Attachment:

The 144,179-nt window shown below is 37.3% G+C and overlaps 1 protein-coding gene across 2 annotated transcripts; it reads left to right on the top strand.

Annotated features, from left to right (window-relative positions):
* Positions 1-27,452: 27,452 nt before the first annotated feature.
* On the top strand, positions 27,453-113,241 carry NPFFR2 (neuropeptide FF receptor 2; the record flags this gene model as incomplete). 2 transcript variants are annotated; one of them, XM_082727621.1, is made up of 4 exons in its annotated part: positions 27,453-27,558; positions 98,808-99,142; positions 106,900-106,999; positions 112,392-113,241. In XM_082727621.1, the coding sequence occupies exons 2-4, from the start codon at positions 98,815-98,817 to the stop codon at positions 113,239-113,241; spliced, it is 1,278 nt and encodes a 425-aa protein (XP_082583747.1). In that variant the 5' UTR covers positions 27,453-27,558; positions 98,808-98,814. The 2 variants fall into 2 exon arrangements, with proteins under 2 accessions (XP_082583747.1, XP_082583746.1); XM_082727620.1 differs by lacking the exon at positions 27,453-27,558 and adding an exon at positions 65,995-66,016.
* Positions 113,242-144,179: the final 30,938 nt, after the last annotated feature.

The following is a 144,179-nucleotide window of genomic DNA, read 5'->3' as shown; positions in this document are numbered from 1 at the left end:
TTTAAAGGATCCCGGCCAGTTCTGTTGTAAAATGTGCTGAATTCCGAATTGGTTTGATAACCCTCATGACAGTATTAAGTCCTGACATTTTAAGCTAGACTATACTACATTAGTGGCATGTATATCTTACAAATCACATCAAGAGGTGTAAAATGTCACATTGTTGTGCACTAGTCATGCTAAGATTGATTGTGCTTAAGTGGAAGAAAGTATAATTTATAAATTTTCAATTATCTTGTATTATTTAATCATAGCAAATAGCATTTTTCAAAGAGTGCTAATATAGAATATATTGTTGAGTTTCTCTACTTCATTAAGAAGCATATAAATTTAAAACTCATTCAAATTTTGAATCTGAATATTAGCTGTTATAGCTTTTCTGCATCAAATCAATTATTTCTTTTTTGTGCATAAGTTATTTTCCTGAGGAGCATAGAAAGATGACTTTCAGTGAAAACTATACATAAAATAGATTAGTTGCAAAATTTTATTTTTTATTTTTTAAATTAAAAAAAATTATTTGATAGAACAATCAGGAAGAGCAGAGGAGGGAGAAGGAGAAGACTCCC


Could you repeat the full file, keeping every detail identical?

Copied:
The 144,179-nt window shown below is 37.3% G+C and overlaps 1 protein-coding gene across 2 annotated transcripts; it reads left to right on the top strand.

Annotated features, from left to right (window-relative positions):
* Positions 1-27,452: 27,452 nt before the first annotated feature.
* On the top strand, positions 27,453-113,241 carry NPFFR2 (neuropeptide FF receptor 2; the record flags this gene model as incomplete). 2 transcript variants are annotated; one of them, XM_082727621.1, is made up of 4 exons in its annotated part: positions 27,453-27,558; positions 98,808-99,142; positions 106,900-106,999; positions 112,392-113,241. In XM_082727621.1, the coding sequence occupies exons 2-4, from the start codon at positions 98,815-98,817 to the stop codon at positions 113,239-113,241; spliced, it is 1,278 nt and encodes a 425-aa protein (XP_082583747.1). In that variant the 5' UTR covers positions 27,453-27,558; positions 98,808-98,814. The 2 variants fall into 2 exon arrangements, with proteins under 2 accessions (XP_082583747.1, XP_082583746.1); XM_082727620.1 differs by lacking the exon at positions 27,453-27,558 and adding an exon at positions 65,995-66,016.
* Positions 113,242-144,179: the final 30,938 nt, after the last annotated feature.

The following is a 144,179-nucleotide window of genomic DNA, read 5'->3' as shown; positions in this document are numbered from 1 at the left end:
TTTAAAGGATCCCGGCCAGTTCTGTTGTAAAATGTGCTGAATTCCGAATTGGTTTGATAACCCTCATGACAGTATTAAGTCCTGACATTTTAAGCTAGACTATACTACATTAGTGGCATGTATATCTTACAAATCACATCAAGAGGTGTAAAATGTCACATTGTTGTGCACTAGTCATGCTAAGATTGATTGTGCTTAAGTGGAAGAAAGTATAATTTATAAATTTTCAATTATCTTGTATTATTTAATCATAGCAAATAGCATTTTTCAAAGAGTGCTAATATAGAATATATTGTTGAGTTTCTCTACTTCATTAAGAAGCATATAAATTTAAAACTCATTCAAATTTTGAATCTGAATATTAGCTGTTATAGCTTTTCTGCATCAAATCAATTATTTCTTTTTTGTGCATAAGTTATTTTCCTGAGGAGCATAGAAAGATGACTTTCAGTGAAAACTATACATAAAATAGATTAGTTGCAAAATTTTATTTTTTATTTTTTAAATTAAAAAAAATTATTTGATAGAACAATCAGGAAGAGCAGAGGAGGGAGAAGGAGAAGACTCCC